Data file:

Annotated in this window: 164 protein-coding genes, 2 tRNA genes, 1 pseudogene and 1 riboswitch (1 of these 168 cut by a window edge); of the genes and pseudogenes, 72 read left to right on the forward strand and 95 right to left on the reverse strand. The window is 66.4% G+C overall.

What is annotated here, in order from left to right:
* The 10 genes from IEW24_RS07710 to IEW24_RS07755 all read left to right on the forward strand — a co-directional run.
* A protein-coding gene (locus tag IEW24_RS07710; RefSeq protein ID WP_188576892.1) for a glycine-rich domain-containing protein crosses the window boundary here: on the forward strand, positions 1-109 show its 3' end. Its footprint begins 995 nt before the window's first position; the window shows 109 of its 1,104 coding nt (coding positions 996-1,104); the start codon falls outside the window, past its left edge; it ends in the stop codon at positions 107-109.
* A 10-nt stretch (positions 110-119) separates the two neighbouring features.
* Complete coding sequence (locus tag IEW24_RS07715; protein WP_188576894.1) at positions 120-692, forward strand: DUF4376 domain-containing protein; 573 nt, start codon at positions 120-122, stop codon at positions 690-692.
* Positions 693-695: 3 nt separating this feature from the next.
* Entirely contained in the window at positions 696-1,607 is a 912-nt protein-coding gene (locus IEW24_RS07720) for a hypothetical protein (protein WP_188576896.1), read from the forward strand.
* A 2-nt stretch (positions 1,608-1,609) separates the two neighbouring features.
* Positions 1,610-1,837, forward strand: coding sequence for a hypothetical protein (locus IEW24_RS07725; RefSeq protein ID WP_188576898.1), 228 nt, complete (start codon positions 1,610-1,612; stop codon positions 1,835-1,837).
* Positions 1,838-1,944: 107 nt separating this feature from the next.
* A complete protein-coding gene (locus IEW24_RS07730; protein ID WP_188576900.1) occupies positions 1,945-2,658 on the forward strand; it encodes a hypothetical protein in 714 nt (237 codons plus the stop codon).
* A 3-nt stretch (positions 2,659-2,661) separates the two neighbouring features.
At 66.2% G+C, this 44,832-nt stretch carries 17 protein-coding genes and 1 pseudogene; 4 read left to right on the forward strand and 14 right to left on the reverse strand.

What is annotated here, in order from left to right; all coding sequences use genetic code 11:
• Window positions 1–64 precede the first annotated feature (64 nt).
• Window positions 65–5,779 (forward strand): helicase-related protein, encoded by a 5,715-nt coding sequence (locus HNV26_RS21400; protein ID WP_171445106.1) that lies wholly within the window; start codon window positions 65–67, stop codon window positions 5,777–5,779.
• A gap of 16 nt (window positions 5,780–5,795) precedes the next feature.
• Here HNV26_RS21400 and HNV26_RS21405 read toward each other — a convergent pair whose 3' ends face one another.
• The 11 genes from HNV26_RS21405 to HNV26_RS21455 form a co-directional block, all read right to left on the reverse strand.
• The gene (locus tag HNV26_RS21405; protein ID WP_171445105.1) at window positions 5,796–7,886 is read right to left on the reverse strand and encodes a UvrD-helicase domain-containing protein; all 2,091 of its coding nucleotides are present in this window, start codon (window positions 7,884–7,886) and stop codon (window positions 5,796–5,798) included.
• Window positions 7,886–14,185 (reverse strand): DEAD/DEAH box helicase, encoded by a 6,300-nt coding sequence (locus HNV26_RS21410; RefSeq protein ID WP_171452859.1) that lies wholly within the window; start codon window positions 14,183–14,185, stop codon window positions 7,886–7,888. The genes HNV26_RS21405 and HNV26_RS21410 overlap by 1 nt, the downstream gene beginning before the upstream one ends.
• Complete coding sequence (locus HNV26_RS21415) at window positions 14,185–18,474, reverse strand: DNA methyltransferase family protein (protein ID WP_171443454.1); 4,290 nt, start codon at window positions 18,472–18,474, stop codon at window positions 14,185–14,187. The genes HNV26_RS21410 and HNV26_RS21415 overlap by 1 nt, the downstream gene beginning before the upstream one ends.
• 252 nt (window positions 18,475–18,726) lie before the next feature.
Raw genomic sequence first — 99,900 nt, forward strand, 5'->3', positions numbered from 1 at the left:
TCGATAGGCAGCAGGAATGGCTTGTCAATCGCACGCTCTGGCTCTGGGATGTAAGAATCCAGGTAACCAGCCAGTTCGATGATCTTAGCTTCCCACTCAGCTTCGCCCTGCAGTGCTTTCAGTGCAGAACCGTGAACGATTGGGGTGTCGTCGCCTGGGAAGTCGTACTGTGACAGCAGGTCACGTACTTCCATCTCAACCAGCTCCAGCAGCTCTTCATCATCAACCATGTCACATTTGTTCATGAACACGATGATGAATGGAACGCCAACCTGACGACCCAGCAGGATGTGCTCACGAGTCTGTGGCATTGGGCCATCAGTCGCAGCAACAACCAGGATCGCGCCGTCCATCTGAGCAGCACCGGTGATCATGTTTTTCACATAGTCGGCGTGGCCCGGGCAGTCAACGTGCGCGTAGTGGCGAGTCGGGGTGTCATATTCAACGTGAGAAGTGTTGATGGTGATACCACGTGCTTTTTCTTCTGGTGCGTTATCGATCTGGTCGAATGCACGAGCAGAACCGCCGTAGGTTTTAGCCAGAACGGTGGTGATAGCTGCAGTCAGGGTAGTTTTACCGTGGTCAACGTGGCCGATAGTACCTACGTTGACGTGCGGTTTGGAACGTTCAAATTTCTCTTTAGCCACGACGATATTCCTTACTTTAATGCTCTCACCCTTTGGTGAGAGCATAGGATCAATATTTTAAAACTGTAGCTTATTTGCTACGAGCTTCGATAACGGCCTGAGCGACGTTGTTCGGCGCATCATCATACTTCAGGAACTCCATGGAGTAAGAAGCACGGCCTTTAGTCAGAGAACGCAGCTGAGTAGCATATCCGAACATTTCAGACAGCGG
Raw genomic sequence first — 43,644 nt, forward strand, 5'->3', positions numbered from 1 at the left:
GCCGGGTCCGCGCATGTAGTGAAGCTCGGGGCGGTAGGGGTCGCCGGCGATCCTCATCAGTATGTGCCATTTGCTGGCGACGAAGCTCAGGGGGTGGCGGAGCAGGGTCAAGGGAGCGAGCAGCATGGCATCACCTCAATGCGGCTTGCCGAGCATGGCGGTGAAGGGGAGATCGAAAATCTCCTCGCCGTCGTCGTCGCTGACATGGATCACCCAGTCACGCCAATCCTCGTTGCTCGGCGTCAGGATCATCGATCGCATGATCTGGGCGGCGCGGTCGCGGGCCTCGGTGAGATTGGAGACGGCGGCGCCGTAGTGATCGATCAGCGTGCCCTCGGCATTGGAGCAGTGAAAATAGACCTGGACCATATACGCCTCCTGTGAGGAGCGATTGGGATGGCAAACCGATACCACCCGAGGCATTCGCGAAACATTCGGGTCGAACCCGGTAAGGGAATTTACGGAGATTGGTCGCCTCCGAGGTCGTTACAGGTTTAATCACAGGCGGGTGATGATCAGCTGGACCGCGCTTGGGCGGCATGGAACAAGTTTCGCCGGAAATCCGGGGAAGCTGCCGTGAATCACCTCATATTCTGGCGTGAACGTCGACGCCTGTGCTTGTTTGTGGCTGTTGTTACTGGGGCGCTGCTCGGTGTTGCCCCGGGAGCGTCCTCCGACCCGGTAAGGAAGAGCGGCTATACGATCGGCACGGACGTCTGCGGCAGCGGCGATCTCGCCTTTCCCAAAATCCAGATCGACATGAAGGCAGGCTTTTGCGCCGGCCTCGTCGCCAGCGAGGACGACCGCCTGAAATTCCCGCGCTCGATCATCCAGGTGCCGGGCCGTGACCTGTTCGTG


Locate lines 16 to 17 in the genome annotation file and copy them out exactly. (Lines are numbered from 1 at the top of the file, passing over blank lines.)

• Window positions 1–64 precede the first annotated feature (64 nt).
• Window positions 65–5,779 (forward strand): helicase-related protein, encoded by a 5,715-nt coding sequence (locus HNV26_RS21400; protein ID WP_171445106.1) that lies wholly within the window; start codon window positions 65–67, stop codon window positions 5,777–5,779.